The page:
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Check Ride Vote: Rough Power-Off Stall

Cessna 172 generalantilles

Nearly every student feels nervous practicing their first power-off stall. And, if a wing drops, it's common to try to raise the wing using the ailerons - which often makes the situation worse.

Take a look at this check ride scenario - where ailerons complicate a power-off stall recovery. And check back tomorrow to find out why ailerons can make a stalled wing drop even more.

Private Pilot Check Ride - Power Off Stall

You're giving a private pilot check ride in a Cessna 172 and the student has been doing well. You've just finished evaluating slow flight, where the student easily maintained standards.

You ask him to set up for a power-off stall. The student clears the area, adds full flaps and enters a stable 400 FPM power-off descent at approach speed.

The student adds back pressure, slowing the aircraft towards a stall. It's a warm day and ground heating is causing some light turbulence. The student seems a bit heavy on the rudder, though the ball stays mostly centered in the turn coordinator as you approach the stall.

As the aircraft begins to buffet, the right wing starts to drop. The student abruptly corrects by turning the yoke left, and the right wing drops aggressively. Your student adds left rudder, lowers the nose, applies full power, and partially retracts the flaps - stopping the descent. After the aircraft accelerates to VY, he retracts the flaps fully and levels off at the entry altitude.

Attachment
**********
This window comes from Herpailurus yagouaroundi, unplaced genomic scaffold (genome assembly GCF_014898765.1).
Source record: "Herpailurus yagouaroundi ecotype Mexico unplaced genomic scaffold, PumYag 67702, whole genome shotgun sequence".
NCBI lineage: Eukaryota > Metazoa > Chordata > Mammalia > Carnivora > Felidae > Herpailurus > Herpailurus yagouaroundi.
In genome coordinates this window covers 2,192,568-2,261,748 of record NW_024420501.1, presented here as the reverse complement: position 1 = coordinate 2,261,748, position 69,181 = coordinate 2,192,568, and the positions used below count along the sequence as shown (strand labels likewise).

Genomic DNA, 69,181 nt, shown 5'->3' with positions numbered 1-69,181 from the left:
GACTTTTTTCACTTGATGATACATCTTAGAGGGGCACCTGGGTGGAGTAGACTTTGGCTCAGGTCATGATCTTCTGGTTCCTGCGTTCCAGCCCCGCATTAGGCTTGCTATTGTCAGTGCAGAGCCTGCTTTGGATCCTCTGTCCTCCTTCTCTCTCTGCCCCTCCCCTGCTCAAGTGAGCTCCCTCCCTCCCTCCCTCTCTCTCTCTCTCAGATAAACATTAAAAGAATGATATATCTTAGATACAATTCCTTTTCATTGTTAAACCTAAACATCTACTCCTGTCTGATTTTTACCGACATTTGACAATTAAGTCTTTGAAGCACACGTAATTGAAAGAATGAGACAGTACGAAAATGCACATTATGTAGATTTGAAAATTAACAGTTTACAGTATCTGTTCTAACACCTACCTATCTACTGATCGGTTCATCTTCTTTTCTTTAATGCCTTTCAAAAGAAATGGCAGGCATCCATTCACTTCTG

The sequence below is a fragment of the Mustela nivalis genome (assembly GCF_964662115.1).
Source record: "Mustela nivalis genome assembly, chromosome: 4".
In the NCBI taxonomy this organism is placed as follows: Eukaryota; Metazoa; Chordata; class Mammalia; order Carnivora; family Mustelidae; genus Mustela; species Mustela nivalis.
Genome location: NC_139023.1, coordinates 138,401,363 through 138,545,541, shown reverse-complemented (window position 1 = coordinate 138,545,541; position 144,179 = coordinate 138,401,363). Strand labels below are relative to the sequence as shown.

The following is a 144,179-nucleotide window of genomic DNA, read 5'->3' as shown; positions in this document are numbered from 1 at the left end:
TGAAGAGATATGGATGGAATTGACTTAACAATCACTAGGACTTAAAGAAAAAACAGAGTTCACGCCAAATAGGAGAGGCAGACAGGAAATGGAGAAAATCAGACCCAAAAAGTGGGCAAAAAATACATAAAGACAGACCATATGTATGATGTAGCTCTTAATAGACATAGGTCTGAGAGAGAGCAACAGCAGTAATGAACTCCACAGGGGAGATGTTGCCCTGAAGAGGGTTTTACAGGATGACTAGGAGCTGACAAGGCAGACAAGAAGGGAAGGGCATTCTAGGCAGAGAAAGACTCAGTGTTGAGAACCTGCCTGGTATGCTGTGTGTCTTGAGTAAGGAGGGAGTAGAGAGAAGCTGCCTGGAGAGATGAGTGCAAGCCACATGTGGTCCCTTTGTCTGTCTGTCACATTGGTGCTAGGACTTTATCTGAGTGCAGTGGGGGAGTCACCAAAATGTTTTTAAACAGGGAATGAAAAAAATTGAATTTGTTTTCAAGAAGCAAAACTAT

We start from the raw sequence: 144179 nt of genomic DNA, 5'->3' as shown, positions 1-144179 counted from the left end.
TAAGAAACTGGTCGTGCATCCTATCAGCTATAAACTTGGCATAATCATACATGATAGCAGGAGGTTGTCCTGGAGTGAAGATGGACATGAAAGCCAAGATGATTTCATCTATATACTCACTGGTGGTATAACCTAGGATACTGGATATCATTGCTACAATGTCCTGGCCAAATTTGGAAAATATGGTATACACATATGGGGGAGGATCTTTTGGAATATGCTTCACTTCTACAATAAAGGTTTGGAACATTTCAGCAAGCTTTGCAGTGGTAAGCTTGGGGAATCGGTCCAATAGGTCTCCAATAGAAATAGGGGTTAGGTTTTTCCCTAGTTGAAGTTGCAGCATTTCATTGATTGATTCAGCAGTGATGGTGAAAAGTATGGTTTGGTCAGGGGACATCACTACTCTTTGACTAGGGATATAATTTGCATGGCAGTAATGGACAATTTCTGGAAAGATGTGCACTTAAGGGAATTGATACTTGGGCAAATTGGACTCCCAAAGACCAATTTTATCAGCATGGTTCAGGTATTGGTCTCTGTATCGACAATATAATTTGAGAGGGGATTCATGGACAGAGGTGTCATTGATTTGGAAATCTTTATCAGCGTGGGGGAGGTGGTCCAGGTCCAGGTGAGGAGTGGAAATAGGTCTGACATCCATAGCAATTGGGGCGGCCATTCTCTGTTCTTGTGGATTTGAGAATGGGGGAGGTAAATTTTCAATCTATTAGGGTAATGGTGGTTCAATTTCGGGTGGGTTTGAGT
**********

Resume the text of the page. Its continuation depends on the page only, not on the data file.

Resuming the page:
During the stall, the student lost 150 feet. His heading drifted 15 degrees as the wing dropped, but he regained his original heading during the recovery. He's clearly uncomfortable - you can tell he's not satisfied with the maneuver.

The Private Pilot PTS Requirements

The Private Pilot PTS states that to pass, a student should:

  • Maintain a specified heading, +/- 10 degrees, if in straight flight; maintain a specified angle of bank not to exceed 20 degrees, +/- 10 degrees; if in turning flight, while inducing the stall.
  • Recognize and recover promptly after a fully developed stall occurs.
  • Retract the flaps to the recommended setting; retract the landing gear, if retractable, after a positive rate of climb is established.
  • Accelerate to VX or VY speed before the final flap retraction; return to the altitude, heading, and airspeed specified by the examiner.

What Do You Think - Should The Student Pass Or Fail?

Remember to check back tomorrow when we'll discuss why ailerons can cause a wing to drop during a stall.

  1. Vote - Pass
    Pass!
    Unchecked Checked

    Votes:

  2. Vote - Fail
    Fail!
    Unchecked Checked

    Votes:

View The Results

Check Ride Vote: Rough Power-Off Stall

Thanks! What Do Your Friends Think?

Please share - what would your friends do? And, check back tomorrow to find out why correcting with ailerons during a stall can cause your wing to drop.

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